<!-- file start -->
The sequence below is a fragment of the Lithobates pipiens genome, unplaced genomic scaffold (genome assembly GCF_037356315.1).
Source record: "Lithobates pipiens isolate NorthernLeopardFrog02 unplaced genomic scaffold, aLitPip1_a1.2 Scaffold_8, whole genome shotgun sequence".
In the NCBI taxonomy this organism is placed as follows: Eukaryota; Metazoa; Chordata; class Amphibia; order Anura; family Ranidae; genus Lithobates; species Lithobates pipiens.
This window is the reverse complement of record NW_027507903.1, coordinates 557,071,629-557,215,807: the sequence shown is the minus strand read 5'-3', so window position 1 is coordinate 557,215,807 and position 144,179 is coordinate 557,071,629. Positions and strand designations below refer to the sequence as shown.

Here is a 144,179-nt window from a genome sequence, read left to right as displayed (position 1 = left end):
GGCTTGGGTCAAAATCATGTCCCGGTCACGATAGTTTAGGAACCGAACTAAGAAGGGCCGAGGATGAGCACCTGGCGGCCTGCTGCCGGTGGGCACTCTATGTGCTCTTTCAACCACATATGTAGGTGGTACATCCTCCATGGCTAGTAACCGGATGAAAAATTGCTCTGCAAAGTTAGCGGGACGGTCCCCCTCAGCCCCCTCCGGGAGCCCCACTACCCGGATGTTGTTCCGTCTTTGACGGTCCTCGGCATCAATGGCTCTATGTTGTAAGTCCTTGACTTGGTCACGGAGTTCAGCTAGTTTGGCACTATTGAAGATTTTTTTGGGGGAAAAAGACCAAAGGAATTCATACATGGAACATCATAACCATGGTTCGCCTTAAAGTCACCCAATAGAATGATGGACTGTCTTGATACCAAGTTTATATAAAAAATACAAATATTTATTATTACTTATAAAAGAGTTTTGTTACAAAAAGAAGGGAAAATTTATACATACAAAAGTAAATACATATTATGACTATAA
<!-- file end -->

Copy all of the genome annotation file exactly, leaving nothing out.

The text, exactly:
The sequence below is a fragment of the Lithobates pipiens genome, unplaced genomic scaffold (genome assembly GCF_037356315.1).
Source record: "Lithobates pipiens isolate NorthernLeopardFrog02 unplaced genomic scaffold, aLitPip1_a1.2 Scaffold_8, whole genome shotgun sequence".
In the NCBI taxonomy this organism is placed as follows: Eukaryota; Metazoa; Chordata; class Amphibia; order Anura; family Ranidae; genus Lithobates; species Lithobates pipiens.
This window is the reverse complement of record NW_027507903.1, coordinates 557,071,629-557,215,807: the sequence shown is the minus strand read 5'-3', so window position 1 is coordinate 557,215,807 and position 144,179 is coordinate 557,071,629. Positions and strand designations below refer to the sequence as shown.

Here is a 144,179-nt window from a genome sequence, read left to right as displayed (position 1 = left end):
GGCTTGGGTCAAAATCATGTCCCGGTCACGATAGTTTAGGAACCGAACTAAGAAGGGCCGAGGATGAGCACCTGGCGGCCTGCTGCCGGTGGGCACTCTATGTGCTCTTTCAACCACATATGTAGGTGGTACATCCTCCATGGCTAGTAACCGGATGAAAAATTGCTCTGCAAAGTTAGCGGGACGGTCCCCCTCAGCCCCCTCCGGGAGCCCCACTACCCGGATGTTGTTCCGTCTTTGACGGTCCTCGGCATCAATGGCTCTATGTTGTAAGTCCTTGACTTGGTCACGGAGTTCAGCTAGTTTGGCACTATTGAAGATTTTTTTGGGGGAAAAAGACCAAAGGAATTCATACATGGAACATCATAACCATGGTTCGCCTTAAAGTCACCCAATAGAATGATGGACTGTCTTGATACCAAGTTTATATAAAAAATACAAATATTTATTATTACTTATAAAAGAGTTTTGTTACAAAAAGAAGGGAAAATTTATACATACAAAAGTAAATACATATTATGACTATAA